Loughborough University
Leicestershire, UK
LE11 3TU
+44 (0)1509 263171
Loughborough University

Loughborough University Institutional Repository

Please use this identifier to cite or link to this item: https://dspace.lboro.ac.uk/2134/15914

Title: Olive green: environment, militarism and the Israel defense forces
Authors: Gordon, Uri
Issue Date: 2013
Publisher: © University of Pittsburgh Press
Citation: GORDON, U., 2013. Olive green: environment, militarism and the Israel defense forces. IN: Orenstein, D., Tal, A. and Miller, C. (eds.) Between Ruin and Restoration: An Environmental History of Israel. Pittsburgh: University of Pittsburgh Press, pp. 242-261.
Abstract: Militaristic societies are ones in which the armed forces enjoy a privileged material and cultural status, and where military priorities and frames of thinking play a key role in policymaking and political culture (Vagts 1981, Evans and Newnham 1988). Militarism is not limited to direct governance by uniformed personnel (“praetorianism”), but may instead coexist with substantive democratic institutions (Ben Eliezer 1997). Thus, contemporary societies described as militaristic are as politically diverse as Switzerland and Burma, North and South Korea, Jordan and Israel. This chapter explores the interface between environmental and military issues in Israel, placing it within the context of the changing fortunes of Israeli militarism. In particular, it is argued that growing public willingness to challenge the military’s environmentally destructive behavior in the last decades was linked to wider transformations in Israeli society. The Oslo Accords and the rise of liberalindividualist outlooks associated with globalization and consumer culture weakened the country’s founding collectivist ideology in favor of material values associated with quality of life. In this context, the military lost its previous immunity to public criticism, and environmental concerns, formerly considered luxuries in comparison with security matters, were able to gain ground in the public sphere alongside other civil agendas. The chapter begins by stating the case for viewing Israel as a militaristic society. It then surveys the military’s environmental activity and the environmental destruction it has wrought, while also noting some early successes in the area of nature conservation. Finally, it discusses how, since the 1990s, the environmental movement and affected residents, as well as the Ministry of Environment and State Comptroller, have pushed the military to clean up its act.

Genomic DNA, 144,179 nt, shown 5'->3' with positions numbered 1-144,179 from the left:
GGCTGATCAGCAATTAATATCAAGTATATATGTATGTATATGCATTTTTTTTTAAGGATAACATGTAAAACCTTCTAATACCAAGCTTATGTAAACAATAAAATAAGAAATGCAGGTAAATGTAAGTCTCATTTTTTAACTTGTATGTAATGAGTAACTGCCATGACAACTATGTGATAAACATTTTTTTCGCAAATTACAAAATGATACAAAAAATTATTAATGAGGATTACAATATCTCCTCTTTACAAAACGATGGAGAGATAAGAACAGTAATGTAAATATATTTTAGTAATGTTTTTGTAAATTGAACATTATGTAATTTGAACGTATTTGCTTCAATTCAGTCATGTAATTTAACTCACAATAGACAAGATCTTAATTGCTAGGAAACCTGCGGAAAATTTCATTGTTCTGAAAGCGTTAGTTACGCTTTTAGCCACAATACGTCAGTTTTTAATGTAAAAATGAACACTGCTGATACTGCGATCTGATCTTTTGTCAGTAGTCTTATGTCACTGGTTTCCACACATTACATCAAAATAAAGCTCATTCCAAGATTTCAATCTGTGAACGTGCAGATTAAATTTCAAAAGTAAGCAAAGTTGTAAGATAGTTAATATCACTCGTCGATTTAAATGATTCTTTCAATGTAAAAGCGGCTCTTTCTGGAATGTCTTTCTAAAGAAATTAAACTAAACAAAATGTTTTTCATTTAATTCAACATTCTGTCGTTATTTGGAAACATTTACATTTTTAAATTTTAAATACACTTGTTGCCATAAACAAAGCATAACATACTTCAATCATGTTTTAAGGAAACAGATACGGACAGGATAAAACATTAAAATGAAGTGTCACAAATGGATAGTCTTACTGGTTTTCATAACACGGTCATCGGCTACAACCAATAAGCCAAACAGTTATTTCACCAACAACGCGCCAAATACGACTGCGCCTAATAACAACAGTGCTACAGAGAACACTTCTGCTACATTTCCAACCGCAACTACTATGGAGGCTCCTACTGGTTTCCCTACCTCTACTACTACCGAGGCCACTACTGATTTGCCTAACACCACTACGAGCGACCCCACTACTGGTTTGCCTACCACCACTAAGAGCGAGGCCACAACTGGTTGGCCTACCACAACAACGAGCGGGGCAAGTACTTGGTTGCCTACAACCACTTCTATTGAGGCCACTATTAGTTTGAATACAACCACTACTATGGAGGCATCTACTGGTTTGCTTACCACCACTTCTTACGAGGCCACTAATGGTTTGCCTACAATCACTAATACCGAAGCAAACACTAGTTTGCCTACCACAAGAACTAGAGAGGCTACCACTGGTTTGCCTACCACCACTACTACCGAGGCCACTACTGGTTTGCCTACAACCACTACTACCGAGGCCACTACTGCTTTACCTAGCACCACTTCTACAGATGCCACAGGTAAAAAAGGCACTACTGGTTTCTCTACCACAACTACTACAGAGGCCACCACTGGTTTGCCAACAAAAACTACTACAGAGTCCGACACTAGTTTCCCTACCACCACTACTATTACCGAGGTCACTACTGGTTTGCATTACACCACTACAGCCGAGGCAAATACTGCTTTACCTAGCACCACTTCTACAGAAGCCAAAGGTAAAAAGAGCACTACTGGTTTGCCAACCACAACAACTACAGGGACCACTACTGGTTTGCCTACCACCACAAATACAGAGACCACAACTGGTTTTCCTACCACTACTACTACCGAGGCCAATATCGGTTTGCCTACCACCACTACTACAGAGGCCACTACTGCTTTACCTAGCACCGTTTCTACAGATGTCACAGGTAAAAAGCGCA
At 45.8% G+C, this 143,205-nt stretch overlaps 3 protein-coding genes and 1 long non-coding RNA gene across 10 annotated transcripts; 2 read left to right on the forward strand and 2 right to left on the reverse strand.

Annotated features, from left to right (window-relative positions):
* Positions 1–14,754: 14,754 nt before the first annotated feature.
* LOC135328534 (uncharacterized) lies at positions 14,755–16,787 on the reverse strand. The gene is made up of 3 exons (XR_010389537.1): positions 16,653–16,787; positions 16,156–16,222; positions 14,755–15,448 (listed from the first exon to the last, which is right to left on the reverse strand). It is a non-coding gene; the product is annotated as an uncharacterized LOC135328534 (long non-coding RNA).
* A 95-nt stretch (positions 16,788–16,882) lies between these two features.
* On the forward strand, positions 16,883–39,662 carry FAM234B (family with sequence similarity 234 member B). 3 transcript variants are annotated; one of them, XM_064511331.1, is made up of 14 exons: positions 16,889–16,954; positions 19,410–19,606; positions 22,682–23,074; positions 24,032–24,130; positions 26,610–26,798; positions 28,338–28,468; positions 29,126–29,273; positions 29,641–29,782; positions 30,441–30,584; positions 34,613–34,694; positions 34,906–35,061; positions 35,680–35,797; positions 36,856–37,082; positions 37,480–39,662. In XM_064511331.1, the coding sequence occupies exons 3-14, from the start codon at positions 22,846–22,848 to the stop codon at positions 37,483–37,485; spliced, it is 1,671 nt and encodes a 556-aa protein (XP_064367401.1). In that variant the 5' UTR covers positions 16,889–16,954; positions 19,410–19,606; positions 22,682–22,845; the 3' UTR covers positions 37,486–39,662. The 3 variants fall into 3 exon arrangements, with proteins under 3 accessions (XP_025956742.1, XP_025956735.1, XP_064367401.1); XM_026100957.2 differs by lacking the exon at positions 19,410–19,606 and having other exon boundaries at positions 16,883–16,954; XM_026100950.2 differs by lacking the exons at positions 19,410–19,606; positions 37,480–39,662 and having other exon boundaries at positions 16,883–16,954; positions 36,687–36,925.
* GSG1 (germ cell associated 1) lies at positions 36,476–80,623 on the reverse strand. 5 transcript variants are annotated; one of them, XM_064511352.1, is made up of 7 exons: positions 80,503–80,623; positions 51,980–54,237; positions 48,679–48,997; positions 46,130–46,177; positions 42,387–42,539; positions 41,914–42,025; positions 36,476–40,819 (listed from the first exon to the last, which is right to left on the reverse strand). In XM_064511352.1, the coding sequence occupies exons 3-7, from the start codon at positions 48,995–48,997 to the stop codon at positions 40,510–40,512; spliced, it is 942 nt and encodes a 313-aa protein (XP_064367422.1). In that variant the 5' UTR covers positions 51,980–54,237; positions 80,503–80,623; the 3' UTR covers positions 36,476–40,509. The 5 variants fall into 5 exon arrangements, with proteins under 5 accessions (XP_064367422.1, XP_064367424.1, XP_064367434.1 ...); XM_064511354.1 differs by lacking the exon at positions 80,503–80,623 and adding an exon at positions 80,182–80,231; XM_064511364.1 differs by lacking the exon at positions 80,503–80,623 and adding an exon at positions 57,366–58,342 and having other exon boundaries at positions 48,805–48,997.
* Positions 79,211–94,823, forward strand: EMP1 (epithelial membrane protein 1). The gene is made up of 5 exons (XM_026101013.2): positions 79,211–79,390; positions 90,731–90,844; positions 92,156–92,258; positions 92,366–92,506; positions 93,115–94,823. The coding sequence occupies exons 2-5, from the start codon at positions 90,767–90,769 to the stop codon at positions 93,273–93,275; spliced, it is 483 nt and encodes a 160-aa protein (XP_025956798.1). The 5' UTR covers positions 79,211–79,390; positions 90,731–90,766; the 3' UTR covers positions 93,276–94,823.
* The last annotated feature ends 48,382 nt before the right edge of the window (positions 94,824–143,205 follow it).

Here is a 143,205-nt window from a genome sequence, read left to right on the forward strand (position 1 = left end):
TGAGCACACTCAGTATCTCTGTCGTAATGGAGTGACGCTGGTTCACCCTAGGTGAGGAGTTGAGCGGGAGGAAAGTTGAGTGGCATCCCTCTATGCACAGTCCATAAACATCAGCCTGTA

Description: "Olive Green: Environment, Militarism, and the Israel Defense Forces" by Uri Gordon from Between Ruin and Restoration: An Environmental History of Israel, edited by Daniel E. Orenstein, Alon Tal and Char Miller, is deposited here by permission of the University of Pittsburgh Press. ©2013. All rights reserved.
Version: Accepted for publication
URI: https://dspace.lboro.ac.uk/2134/15914
Publisher Link: http://www.upress.pitt.edu/BookDetails.aspx?bookId=36317
ISBN: 0822962225
Appears in Collections:Book Chapters (PHIR)

Files associated with this item:

File Description SizeFormat
Olive Green.pdfAccepted version110.38 kBAdobe PDFView/Open


SFX Query

Items in DSpace are protected by copyright, with all rights reserved, unless otherwise indicated.